What we know about elk and snowy December hunts

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It started to snow and didn’t quit.

The flakes were big and slow, covering the sky and providing a kind of screen for the elk that moved out of the canyon and through the open glades of yellow pine to the plateau.

When the elk reached the hay fields, they were single file, a slow procession that kept mostly to the swales. They topped off on the lee side of a knoll heading for the timber that sprouted like a high and tight haircut on the other side of the yellow fields.

Their destination was a deep grove of fir, cedar, some spruce, the dead spicules of bug kill and large patches of reprod that could hide a house. Thick as dog hair the trees dropped into the creek bottom that fed the canyon and the river.

Well-covered benches not far from farm fields had browse, blocked the wind and in general provided a good place to hole up.

A mile away, from the hogsback across the canyon — there are houses now — you could see them.

They always do that, someone said, but you have to be up the ridge when the snow hits hard and pushes the herd in a single file across the plateau and into the northern timber.

The road is paved these days.

Forty head, maybe more, the man said. A few bulls, raghorns and spikes the rest are cows. Their orange rumps visible as a hunter’s cap.

I was in the timber when they filed toward me. I watched their heads bob over a swale, saw the dark and light colored capes, the ruff and ears press forward.

The snow made no noise. It covered sound. Sometimes a breeze huffed in my face, or blew crossways. Errant gusts occasionally crawled down the back of my neck. One of those stopped the elk.

The lead cow seemed to stand up. She raised her head and barked to alert the others. Still as a chord of tamarac, their eyes pierced like arrows into the patch of crabapples where I crouched, my bird gun on my lap, and binoculars raised.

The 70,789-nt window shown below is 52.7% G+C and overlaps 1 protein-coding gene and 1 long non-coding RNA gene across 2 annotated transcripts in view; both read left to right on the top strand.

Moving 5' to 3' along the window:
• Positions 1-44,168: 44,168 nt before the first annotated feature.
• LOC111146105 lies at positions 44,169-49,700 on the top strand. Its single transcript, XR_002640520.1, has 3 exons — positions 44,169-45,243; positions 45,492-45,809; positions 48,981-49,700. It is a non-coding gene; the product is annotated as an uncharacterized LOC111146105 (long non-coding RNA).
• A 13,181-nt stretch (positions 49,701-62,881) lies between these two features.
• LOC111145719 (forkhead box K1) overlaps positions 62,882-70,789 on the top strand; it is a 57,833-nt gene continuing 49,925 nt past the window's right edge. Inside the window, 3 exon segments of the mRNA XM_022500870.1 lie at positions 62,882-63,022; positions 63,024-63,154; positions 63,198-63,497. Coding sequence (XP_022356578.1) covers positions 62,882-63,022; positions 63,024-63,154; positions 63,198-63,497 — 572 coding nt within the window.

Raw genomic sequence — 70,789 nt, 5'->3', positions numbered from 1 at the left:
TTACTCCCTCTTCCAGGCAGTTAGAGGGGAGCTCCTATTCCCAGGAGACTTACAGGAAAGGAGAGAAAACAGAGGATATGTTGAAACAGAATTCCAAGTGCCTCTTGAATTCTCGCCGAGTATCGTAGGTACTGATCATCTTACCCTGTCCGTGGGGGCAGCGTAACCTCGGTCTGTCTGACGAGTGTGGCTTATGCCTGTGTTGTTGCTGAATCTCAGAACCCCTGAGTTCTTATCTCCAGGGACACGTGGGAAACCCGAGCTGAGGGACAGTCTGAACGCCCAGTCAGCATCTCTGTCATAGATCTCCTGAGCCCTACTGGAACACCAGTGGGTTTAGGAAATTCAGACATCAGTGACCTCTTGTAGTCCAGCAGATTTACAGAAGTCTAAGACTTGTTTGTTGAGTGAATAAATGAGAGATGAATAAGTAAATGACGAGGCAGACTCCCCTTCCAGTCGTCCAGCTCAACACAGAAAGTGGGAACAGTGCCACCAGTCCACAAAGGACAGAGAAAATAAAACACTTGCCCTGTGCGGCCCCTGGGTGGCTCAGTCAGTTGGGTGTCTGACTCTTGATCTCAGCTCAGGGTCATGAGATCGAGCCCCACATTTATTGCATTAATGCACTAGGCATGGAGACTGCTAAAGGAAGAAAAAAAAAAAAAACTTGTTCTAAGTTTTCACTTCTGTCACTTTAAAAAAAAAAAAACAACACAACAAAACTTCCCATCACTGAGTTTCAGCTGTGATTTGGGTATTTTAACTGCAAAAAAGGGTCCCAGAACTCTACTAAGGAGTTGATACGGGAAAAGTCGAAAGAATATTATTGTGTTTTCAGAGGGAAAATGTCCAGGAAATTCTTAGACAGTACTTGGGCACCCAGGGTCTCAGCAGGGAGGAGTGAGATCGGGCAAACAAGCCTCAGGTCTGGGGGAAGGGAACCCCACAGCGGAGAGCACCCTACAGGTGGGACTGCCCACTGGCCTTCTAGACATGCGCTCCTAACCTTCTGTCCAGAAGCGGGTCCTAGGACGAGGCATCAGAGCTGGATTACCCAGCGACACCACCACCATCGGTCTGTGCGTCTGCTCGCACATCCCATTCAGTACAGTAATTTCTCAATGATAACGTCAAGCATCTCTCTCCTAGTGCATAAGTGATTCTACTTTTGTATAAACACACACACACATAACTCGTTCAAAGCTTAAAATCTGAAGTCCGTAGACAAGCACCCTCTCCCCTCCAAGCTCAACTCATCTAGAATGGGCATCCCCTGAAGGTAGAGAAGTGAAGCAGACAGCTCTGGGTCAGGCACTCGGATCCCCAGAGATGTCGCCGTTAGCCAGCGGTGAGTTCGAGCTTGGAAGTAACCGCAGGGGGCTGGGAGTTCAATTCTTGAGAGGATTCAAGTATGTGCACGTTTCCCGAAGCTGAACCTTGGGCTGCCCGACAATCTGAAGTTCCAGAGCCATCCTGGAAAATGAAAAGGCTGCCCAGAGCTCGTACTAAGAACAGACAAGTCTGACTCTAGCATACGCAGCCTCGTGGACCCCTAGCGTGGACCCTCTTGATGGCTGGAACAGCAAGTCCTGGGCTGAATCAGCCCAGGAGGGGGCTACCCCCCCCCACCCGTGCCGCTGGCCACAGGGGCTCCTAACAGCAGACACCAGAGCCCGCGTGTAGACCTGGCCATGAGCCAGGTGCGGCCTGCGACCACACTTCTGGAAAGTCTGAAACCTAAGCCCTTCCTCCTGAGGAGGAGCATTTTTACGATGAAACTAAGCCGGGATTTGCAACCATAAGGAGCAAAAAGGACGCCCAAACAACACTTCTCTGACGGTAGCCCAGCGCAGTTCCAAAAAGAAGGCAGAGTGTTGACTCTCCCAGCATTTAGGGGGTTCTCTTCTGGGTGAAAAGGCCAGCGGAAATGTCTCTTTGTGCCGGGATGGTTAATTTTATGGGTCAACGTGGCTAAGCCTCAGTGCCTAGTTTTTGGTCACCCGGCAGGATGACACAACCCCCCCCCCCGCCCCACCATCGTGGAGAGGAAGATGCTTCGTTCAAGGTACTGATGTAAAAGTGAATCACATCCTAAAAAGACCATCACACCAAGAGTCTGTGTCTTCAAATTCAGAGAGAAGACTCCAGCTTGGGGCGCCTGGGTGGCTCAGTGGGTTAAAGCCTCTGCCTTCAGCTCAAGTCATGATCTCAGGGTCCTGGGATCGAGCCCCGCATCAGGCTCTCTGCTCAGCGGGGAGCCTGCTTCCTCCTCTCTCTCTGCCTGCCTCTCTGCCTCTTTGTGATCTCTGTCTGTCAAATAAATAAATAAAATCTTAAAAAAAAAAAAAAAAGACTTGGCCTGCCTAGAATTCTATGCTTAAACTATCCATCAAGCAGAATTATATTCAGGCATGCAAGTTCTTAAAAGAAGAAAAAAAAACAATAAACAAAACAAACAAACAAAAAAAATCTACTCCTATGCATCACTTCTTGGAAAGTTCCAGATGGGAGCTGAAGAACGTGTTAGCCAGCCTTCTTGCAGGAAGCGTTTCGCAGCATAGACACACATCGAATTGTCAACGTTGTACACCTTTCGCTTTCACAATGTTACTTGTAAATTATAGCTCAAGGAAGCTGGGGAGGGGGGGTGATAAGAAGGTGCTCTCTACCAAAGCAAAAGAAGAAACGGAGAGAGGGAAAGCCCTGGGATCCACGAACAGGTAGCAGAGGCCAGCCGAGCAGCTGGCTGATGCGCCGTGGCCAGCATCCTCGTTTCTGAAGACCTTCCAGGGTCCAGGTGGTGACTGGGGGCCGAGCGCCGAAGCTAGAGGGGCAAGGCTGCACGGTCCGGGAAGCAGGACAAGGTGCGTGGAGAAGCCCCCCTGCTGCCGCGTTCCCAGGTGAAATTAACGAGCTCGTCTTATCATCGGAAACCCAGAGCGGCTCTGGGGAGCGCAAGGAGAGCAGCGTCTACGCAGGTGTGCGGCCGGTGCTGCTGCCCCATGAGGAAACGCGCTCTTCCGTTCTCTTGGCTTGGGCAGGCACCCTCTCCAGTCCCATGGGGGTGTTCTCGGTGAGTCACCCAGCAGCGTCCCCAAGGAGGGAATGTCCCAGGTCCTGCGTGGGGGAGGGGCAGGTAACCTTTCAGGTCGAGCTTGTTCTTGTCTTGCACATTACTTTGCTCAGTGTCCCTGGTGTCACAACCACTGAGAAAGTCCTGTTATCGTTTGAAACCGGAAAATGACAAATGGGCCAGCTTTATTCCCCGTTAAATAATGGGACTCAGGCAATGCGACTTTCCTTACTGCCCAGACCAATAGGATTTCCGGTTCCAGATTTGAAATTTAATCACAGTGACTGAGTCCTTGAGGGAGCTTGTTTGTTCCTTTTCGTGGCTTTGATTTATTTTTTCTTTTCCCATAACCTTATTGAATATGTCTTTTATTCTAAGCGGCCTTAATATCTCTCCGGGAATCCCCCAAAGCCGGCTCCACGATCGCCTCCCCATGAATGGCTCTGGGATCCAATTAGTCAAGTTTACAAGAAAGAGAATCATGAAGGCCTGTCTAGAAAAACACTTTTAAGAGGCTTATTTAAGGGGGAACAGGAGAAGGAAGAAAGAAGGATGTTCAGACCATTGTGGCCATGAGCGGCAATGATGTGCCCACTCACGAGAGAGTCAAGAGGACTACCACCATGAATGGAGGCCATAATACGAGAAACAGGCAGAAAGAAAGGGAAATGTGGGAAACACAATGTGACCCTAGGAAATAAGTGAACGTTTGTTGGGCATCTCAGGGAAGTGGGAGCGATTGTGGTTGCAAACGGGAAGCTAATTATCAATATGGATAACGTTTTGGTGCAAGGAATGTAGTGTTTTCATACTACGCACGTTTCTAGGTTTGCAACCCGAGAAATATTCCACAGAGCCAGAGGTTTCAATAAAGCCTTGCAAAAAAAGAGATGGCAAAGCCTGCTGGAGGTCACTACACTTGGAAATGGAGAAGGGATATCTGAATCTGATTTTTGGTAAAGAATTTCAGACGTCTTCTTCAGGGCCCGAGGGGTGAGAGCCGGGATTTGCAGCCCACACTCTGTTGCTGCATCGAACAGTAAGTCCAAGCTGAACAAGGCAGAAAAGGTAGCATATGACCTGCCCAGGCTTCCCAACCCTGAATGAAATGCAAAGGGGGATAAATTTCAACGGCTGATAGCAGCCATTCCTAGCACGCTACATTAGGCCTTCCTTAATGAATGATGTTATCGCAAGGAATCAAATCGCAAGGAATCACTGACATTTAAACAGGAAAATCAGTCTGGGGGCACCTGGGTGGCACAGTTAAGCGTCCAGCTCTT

I was a quarter mile away at the edge of the timber they expected to reach without fuss.

They had, however, found fuss.

It was me.

I slipped off the log and crept backwards into the fanning arms of young fir and circled around and away in an effort to not interrupt their migration. By then, however, the herd had broken rank and spread west over swales where it likely regrouped, maybe forming another single file that slipped, more quickly, down a timbered slope on my flank.

This is what we know about elk.

When I moved out to a house in the hollers, tight lips were the rule.

Not many people spoke about elk.

But a man who lived a long time up the road said there was no hunting season for elk when the big deer were introduced into the country a half century ago.

So, the herds grew.

This man, a farmer, complained to the game warden back then that the ungulates busted his fences and bored into the winter hay meant for his livestock.

The warden came out a few times, a taciturn man, gaunt and smoking a pipe.

One day, he turned to the farmer and said, “It looks like you need to develop a taste for elk meat.”

The farmer eventually hung a heavy set of antlers on his barn, and when a hunting season opened he supplemented his income with guided horseback packs into the hills: Lanterns, bedrolls and rifles.

The people who had been there much later I learned, needed their own freezers filled and changed the topic when elk were mentioned.

New hunters had to look:

See the broken dogwood, its limbs chewed. The elderberry bushes trampled. An antler in a draw, sun bleached on one side, brown on the other.

Just one.

A track.

On a hillside at first light, watch a cow pick her way through a brush field talking quietly to a calf.

“The elk have always been in there,” said a man who sells tires now. “Ever since I can remember.”

The landscape changes. Driveways, private gates and no trespassing markers, fences and neighbors you never see, except in a pickup truck when their haste runs you off the dirt road. You once killed a buck in their yard when it was trees.

But the snow falls, and the elk file from the canyons into the quiet, covered benches where you can catch them.

Because that is what they do, this time of year.

It’s the thing we know about elk.

When the regular season is over and most hunters are home, and the snow comes down fat and makes the forest silent, you might walk right up on them as they look at you quizzically.

It is the season for mittens and front-loader rifles that shoot just one ball at a time.

That is what we know about December elk hunters.

• • •

Ralph Bartholdt writes about the outdoors for the Coeur d’Alene Press.

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